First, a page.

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Common Tread

What's next in helmets: Want a Bell Star custom-made for your head?

Apr 17, 2014

When Bell offered the chance to tour their HQ in Santa Cruz, Calif., and hinted that it wouldn't be a waste of my time or gas money, I jumped at the chance.

When I first got into motorcycling, I thought of Bell as a company resting on its heritage and associated the brand mostly with the Custom 500 retro helmets, which didn’t fit me particularly well. Much later, the Transitions photochromatic lens came out and I had an opportunity to review the Bell RS-1. This doesn’t need to become a Bell RS-1 review, so let’s just say it blew my Shoei RF-1100 out of the water, for me at least. The matte finish was far nicer, the helmet rode much quieter and was more comfortable, and the Transitions lens was everything I’d hoped it would be. The Bell Star Carbon was another exceptional helmet and, more recently, I’ve heard nothing but positive reports about the Bullitt, which combines retro aesthetics with a design that really works. It was embarrassing that my first assumptions had been so wrong and I would have felt terrible about it if I didn’t love it so much when things are far better than I expect.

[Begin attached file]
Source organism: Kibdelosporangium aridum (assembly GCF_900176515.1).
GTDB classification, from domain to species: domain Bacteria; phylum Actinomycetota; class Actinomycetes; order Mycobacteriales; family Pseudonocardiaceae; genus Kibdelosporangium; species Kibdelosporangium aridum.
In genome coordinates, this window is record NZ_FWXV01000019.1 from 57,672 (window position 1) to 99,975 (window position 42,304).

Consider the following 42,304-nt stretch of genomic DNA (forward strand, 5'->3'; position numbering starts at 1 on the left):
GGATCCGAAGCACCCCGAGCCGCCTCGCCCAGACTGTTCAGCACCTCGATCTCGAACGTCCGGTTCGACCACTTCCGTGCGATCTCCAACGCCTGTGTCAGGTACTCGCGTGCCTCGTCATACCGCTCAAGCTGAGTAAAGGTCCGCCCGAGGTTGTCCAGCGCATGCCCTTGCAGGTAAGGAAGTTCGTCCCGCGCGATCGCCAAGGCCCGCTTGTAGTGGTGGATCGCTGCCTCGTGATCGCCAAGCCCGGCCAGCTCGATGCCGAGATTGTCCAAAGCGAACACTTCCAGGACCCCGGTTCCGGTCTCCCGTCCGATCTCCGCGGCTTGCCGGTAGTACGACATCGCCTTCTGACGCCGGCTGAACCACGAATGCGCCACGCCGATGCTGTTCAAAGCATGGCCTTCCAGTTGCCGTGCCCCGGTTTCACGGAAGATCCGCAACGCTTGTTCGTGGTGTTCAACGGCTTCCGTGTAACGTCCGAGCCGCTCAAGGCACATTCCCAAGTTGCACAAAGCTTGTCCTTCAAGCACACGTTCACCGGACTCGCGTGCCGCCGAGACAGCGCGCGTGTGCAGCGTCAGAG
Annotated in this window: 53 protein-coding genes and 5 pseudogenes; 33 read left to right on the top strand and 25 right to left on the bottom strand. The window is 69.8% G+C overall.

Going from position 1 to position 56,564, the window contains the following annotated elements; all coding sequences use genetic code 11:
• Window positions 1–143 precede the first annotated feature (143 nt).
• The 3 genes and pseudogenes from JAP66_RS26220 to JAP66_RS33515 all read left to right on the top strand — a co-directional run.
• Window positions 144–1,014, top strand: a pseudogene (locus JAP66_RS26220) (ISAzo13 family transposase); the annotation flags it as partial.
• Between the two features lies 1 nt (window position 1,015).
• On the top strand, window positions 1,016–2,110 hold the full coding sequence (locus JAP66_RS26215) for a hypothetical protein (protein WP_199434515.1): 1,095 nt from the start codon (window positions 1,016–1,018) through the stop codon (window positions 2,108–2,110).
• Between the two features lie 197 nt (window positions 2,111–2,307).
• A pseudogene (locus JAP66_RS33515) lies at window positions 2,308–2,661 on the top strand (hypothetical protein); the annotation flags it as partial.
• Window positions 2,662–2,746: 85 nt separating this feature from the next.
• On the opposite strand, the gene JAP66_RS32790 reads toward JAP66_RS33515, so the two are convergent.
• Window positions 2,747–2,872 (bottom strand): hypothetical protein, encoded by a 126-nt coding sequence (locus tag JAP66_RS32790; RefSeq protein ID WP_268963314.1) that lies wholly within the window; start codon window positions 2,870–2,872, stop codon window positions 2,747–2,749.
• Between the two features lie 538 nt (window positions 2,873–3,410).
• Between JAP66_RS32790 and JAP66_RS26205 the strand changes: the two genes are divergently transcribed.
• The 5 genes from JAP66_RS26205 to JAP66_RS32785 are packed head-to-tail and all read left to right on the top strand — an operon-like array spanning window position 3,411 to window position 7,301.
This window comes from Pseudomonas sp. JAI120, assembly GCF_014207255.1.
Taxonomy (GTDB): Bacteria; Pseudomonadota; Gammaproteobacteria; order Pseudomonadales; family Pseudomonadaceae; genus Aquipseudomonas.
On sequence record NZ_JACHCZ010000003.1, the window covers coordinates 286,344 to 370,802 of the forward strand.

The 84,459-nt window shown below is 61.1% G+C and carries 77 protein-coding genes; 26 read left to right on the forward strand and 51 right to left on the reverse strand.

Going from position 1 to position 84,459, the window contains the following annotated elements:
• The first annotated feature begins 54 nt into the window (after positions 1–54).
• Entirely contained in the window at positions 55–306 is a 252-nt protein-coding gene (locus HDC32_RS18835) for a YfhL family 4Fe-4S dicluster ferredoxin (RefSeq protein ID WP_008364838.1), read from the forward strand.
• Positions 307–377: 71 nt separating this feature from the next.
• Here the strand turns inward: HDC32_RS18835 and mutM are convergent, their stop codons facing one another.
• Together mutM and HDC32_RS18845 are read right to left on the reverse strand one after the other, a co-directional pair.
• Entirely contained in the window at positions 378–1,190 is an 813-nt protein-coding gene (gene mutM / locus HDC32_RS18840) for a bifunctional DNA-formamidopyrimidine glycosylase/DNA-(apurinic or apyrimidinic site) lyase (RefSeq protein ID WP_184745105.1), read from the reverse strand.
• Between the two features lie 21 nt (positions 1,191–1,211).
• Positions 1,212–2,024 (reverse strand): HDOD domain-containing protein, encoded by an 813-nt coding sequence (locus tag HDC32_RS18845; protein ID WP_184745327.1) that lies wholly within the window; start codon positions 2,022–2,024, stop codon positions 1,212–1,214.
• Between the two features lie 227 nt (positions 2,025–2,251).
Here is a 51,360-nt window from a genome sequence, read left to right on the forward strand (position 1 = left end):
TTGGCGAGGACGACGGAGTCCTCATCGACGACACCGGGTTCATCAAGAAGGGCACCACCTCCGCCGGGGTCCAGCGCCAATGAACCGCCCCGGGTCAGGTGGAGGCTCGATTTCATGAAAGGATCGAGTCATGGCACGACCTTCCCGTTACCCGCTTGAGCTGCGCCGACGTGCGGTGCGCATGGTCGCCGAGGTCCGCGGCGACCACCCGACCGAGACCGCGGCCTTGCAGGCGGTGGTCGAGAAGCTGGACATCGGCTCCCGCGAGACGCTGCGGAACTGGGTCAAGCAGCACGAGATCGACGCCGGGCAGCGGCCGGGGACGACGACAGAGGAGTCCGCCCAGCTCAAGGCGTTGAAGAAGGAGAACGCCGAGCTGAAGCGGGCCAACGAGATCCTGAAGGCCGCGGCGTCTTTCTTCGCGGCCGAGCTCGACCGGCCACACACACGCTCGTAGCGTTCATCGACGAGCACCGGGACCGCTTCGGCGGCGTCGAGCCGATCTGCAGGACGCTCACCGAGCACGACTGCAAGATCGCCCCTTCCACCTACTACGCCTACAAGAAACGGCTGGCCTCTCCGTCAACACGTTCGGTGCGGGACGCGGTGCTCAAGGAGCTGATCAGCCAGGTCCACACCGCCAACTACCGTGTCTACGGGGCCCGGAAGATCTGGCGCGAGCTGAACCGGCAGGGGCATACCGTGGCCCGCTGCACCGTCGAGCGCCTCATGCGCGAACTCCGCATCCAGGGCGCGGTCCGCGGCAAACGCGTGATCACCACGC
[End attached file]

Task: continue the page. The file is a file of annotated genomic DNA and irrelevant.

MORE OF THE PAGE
So, like I said, I was really excited to see what the cryptic line from Bell’s e-mails (“we know you’ll get plenty to write about”) meant.

These tours are usually led by the company’s press relations person, who tailors answers to what we’re allowed to know. I was pleasantly surprised when I discovered that while a press relations person was available all day, he was going to have the Vice President of Product Creation and the Product Manager lead the bulk of the tour and I could ask whatever I wanted.

Photo by Marco Zecchin/Image Center; office design by AAI Design

The tour

The lobby is a small museum showing how Bell products have evolved or been influential over the years. Giro (bicycle helmets) and Riddell and Easton (sports helmets) are also under the Bell umbrella, so the company is dedicated to protecting people’s heads in a variety of ways – and they’ve been doing it for 60 years. The company sells 11 million helmets a year and has about 55 to 60 people across all four brands who are just dedicated to research and development. They showed me clear examples of technologies they’ve been able to share across platforms, and the next part of the tour would help me understand why.

Photo by Marco Zecchin/Image Center; office design by AAI Design